knitting daily had a comment today, from an older lady asking for more challenging projects, and saying the blog seemed to be aimed at young, new knitters. i agree that it seems to be mostly basic knitting, and definitely the people posting are asking very basic questions. but maybe the experienced people aren't posting. i don't (not that i'm superknitter or anything). but people ask super easy questions, and then get 25 answers saying the same thing. like they couldn't read the first answer that said to use thread and say i agree with that instead of writing it all out again. but whatever. it's a cool site, run by interweave knits, and has their free patterns. they have some posted especially for the blog, but none of them have appealed to me yet. except possibly a shawl in faroese style, with shoulder hsaping so it supposedly doesn't move. now that sounds cool. there's lots of cool lacy shawl patterns out there, but i don't want to have to keep pulling it up and re-adjusting it. the pattern they gave for it is rather simple, but i'm thinking of doing it as a sample to learn the shoulder shaping bit and then use a lace pattern of my choice. maybe reading the pattern through will give me the lesson, but doing something usually gives me a better idea of how to apply it.

so.........knit-wise, i'm waiting on that irish moss yarn, figuring out what's wrong with that silk cami (it was supposed to be a mindless project *sigh*), finishing designing the mystery present and binding off one other project that i finished the knitting on a while ago what can i say i'm a bad finisher.

16 July 2007

det helige skriftet

sunday night our home teacher came to visit with his wife. they're really cool. probably about chuck's age, but they just talk to us like we're people. so many people seem to have mental blocks for certain groups, like married, single, married w/kids, old farts etc. chuck and i are between most of those groups, so it's nice to run into people who don't care. but anyway, pam has Norwegian roots which we've talked about since i'm so into sweden. she brought over a family bible, printed 1890. old norwegian is about as fun as old swedish. it was cool just to look at it. there's these random scraps of a norwegian newspaper in minnesota, from the language around 1890 too. it's cool just to read old stuff like that.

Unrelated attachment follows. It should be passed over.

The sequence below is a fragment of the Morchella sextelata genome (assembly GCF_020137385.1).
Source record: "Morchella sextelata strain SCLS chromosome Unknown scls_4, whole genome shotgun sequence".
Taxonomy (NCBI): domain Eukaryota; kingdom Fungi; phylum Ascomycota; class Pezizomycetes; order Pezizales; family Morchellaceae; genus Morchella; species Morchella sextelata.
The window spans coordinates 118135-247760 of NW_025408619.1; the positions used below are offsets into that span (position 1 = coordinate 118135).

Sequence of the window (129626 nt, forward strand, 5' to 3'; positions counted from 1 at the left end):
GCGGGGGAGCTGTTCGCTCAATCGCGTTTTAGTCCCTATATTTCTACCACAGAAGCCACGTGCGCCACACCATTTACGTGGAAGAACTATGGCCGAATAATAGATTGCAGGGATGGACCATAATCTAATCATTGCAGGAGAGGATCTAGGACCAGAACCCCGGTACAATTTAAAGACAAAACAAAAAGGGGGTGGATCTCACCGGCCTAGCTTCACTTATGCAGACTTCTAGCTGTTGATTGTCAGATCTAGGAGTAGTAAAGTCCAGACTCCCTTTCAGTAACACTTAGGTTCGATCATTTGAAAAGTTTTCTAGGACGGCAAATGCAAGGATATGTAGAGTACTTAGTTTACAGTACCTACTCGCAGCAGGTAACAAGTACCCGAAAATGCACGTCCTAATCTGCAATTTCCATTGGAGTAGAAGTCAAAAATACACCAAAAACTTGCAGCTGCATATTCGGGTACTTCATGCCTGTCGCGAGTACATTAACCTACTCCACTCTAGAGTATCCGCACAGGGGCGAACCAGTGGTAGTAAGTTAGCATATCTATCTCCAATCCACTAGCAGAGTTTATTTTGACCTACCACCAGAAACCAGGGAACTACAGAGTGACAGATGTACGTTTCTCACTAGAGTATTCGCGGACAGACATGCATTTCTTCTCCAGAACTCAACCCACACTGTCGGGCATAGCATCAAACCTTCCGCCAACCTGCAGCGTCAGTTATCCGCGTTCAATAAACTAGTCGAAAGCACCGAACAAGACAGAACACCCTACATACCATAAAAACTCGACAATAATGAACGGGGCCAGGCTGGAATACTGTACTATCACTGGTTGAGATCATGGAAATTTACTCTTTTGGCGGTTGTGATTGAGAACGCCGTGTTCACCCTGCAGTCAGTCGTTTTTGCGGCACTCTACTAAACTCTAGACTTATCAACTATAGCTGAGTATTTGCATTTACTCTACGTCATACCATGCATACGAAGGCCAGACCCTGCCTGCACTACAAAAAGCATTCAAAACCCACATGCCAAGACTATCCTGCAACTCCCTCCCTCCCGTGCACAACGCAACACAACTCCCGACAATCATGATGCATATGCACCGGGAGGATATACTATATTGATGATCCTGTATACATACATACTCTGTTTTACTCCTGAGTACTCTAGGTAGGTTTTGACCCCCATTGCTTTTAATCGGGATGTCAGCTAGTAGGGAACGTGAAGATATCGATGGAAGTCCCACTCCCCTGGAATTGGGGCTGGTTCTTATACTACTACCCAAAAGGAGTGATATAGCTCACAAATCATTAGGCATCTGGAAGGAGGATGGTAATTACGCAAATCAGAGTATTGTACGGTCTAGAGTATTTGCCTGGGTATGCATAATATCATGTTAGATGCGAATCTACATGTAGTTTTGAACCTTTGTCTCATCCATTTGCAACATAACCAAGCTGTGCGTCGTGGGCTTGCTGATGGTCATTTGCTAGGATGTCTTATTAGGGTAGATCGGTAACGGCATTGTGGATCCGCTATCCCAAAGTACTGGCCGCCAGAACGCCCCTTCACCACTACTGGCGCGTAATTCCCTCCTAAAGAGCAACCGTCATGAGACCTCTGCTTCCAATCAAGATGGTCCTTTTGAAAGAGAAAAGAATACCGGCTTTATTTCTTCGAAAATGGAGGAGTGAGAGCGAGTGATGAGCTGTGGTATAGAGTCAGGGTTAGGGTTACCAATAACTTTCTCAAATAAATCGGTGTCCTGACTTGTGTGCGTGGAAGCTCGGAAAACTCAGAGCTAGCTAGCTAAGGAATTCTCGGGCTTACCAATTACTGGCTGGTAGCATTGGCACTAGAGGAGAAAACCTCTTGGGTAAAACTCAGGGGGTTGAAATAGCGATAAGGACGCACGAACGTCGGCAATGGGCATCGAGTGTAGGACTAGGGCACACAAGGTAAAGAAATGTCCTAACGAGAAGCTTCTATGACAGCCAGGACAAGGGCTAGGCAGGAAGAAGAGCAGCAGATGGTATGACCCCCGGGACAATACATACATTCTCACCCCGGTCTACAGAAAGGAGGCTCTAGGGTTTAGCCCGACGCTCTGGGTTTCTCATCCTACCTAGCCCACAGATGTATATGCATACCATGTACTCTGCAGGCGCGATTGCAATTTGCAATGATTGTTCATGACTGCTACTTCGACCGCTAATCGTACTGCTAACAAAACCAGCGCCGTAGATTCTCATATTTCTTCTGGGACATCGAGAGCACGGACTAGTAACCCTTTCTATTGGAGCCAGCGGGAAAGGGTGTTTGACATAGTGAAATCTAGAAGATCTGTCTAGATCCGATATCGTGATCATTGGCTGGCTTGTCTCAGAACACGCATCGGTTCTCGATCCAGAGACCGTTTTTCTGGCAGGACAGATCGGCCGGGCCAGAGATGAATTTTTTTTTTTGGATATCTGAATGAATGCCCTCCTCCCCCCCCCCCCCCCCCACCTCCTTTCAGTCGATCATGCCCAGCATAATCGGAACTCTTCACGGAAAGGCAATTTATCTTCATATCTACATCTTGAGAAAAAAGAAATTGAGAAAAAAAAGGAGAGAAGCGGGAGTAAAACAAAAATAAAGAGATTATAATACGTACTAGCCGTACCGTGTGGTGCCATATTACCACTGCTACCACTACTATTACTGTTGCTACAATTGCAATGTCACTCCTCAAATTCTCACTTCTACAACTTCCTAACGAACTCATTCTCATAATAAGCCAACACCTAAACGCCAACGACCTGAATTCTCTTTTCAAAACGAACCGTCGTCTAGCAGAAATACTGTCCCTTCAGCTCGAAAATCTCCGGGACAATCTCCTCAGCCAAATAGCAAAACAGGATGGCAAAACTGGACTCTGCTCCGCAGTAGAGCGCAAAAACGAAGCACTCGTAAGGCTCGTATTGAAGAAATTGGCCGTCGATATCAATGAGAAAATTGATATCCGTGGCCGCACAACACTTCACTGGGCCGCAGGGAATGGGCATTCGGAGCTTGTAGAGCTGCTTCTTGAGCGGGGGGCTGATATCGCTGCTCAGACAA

and at church a lady introduced herself, a new move-in, and she's an anthropologist. so we had a short conversation before i had to go to outer darkness, i mean primary. hopefully we can talk more sometime, it's fun to have another anthro geek to discuss society with.

today i've been in the yard a bit harvesting some herbs and deadheading flowers. it really does help them to bloom longer! who knew. the chamomile was so top heavy it was trying to lie on the ground, but now it's standing up again. and i have flowers for tea! i'm not very fond of chamomile tea alone, but it should make a good add in. there's only the one plant but if it keeps blooming like it is, i should have plenty to last until next summer. of course i'm hedging my bets with most of the herb plants and bringing at least one of them in for the winter, but it would be nice if some of them survived. about half of our flowers should come back next year, and i'm planning on stealing some iris next spring from the roadside for our beds.

i've got an overdue library book to read this afternoon, and some plant ones. i want to be able to save seed from the plants we have for next year. why buy them if i can keep them? the borage has so many blooms (which tasted ok in salad btw) that we should have lots of them coming up next year. self seeding is the preferred method for us lazy gardeners.

my bike needs a check up too. i've had it over a year but the last 2 times i rode it, the pedal has been coming off. somehow it started binding against the nut holding it to the frame, cuz it loosens as i ride, to the point of falling off. so i'm going to take it apart and clean it and see if that helps; if not, it's going back to the bike shop for their expertise - it's free since we bought it there.

last night we took out the busted dishwasher. yay! now we have undercounter storage space for juice, potatoes etc. i'm glad we can do small things like that without it costing lots of money. now if only we can put in those last 2 closet door handles we have.....

it never rains in southern california

but man it pours